george nik. wrote:Why only on a Saturday? My deadline is that all stories must be out to markets every day (except in special cases that for one reason or another I have modifications to make, so they can have a few days off). When I get a rejection I usually submit immediately and then report the rejection to Duotrope and then report the submission to Duotrope. It seems to be the most efficient way to go about it.
In any process, I believe you need a regular means of measuring how close you are to your plan. That means you need a periodic meaurement or assessment.
I do TRY to get the story right back out there immediately; but maybe the rejection comes in during the work day, and I can't run a search right then. Or maybe a hundred other things might happen that could delay me from running a search right away. So when I set up my goals for the year, I set Saturday as my "meter day", the day when I check how I'm doing. If all stories are out to markets on Saturday, then I'm on track; but if any are sitting around idle, I'm falling behind on that goal.
I instituted this policy late in 2010 after reading Dean's post on setting attainable, measurable goals. It was actually part of my goals for 2011; but the last day of 2010 was a Saturday, and it happened that one of my stories got a rejection from Asimov's that very day. So I said, "Oh, heck, it's New Year's Eve, I might as well start the goal now. Where can I send this story today? Oh, hey, Writers of the Future... Hey, their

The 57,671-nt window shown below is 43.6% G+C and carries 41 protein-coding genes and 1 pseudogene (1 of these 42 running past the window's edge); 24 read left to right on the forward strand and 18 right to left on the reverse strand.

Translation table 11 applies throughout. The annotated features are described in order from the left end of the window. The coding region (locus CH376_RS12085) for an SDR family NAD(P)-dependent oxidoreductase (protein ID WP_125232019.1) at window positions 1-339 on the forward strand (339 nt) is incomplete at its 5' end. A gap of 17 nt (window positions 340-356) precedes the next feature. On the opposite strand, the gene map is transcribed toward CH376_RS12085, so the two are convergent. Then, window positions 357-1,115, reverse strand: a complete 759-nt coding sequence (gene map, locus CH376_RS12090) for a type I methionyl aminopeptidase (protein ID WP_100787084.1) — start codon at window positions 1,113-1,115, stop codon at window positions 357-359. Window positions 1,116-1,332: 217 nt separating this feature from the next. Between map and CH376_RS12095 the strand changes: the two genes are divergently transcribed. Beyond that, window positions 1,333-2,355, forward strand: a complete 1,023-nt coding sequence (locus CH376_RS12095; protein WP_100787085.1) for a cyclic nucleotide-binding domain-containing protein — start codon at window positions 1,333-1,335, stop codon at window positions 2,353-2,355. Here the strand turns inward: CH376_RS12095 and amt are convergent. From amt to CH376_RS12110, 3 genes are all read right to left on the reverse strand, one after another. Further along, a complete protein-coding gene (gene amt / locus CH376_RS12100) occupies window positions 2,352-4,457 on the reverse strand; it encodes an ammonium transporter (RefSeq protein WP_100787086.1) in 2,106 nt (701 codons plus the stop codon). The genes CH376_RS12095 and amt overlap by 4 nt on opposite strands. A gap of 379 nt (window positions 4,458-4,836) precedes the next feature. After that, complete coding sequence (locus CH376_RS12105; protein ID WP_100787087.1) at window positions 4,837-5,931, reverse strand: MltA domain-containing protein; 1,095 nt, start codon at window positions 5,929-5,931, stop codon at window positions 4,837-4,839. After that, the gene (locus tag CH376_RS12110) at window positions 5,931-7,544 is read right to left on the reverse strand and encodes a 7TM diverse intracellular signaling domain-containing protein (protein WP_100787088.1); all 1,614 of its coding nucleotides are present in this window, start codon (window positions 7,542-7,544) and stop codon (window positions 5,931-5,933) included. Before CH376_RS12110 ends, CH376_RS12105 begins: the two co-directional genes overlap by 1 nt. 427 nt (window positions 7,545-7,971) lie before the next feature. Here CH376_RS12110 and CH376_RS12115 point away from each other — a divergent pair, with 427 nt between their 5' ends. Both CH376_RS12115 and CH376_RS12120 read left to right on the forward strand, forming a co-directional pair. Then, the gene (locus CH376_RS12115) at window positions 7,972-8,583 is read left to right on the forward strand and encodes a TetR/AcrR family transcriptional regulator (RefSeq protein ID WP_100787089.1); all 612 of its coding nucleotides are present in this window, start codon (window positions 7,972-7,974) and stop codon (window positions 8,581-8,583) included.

deadline is today, and my
deadline is today. I hate to waste a good coincidence. I'll send it there, find out what this contest is all about."
And Jerrry Pournelle loooooved that story! So I'm now irrationally attached to my Saturday deadlines. They served me well in that case, at least!
Other worlds from award-winning author Martin L. Shoemaker
WRITE! WRITE! WRITE! WRITE! WRITE!
SUBMIT! SUBMIT! SUBMIT! SUBMIT! SUBMIT!
REPEAT! REPEAT! REPEAT! REPEAT! REPEAT!
Patience. Patience. Patience. Patience. Patience.